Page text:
Background: PLA2G6 is the causative gene for infantile neuroaxonal dystrophy, neurodegeneration associated with brain iron accumulation, and Karak syndrome. Based on previous reports, patients with PLA2G6 mutations could show axonal dystrophy, dystonia, dementia, and cerebellar signs. Recently, PLA2G6 was also reported as the causative gene for early-onset PARK14-linked dystonia-parkinsonism.
Methods: To clarify the role of PLA2G6 mutation in parkinsonism, we conducted mutation analysis in 29 selected patients with very early-onset (≤ 30, mean 21.2 ± 8.4 years, ± SD) parkinsonism. These patients had other clinical features (e.g., mental retardation/dementia [14/29], psychosis [15/29], dystonia [11/29], and hyperreflexia [11/29]).
Results: Two novel compound heterozygous PLA2G6 mutations were detected (patient A: p.F72L/p.R635Q; patients B1 and B2: p.Q452X/p.R635Q). All 3 patients had early-onset l-dopa-responsive parkinsonism with dementia and frontotemporal lobar atrophy. Disease progression was relatively rapid. SPECT in patient B1 showed frontotemporal lobar hypoperfusion. MRI in patient A showed iron accumulation in the substantia nigra and striatum.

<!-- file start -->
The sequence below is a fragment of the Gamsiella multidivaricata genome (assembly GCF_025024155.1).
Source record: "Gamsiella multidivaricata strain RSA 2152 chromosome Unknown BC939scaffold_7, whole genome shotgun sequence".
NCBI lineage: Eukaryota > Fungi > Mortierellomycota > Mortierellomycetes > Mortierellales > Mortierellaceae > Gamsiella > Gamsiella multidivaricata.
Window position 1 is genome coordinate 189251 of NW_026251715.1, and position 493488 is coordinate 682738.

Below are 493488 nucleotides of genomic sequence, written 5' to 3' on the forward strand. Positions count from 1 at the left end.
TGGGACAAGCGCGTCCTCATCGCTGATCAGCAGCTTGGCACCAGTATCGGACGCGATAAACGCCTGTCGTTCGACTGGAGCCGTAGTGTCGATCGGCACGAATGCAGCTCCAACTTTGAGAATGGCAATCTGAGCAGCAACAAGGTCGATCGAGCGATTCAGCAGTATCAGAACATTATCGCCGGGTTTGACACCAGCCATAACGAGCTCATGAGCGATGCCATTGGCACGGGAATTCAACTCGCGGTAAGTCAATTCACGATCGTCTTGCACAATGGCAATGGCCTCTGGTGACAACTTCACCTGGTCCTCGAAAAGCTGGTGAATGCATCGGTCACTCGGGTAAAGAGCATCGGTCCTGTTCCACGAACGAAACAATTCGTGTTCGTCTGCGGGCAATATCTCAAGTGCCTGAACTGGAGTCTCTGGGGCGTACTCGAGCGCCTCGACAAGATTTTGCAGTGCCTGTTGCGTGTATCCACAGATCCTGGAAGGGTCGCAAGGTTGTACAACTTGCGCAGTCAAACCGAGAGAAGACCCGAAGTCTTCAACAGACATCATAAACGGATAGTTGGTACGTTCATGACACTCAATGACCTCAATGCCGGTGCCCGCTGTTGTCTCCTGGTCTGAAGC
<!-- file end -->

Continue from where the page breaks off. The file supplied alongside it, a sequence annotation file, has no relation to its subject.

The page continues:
Conclusions: Although the clinical presentation of PLA2G6-associated neurodegeneration was reported to be homogeneous, our findings suggest patients with PLA2G6 mutation could show heterogeneous phenotype such as dystonia-parkinsonism, dementia, frontotemporal atrophy/hypoperfusion, with or without brain iron accumulation. Based on the clinical heterogeneity, the functional roles of PLA2G6 and the roles of PLA2G6 variants including single heterozygous mutations should be further elucidated in patients with atypical parkinsonism, dementia, or Parkinson disease. PLA2G6 mutations should be considered in patients with early-onset l-dopa-responsive parkinsonism and dementia with frontotemporal lobar atrophy.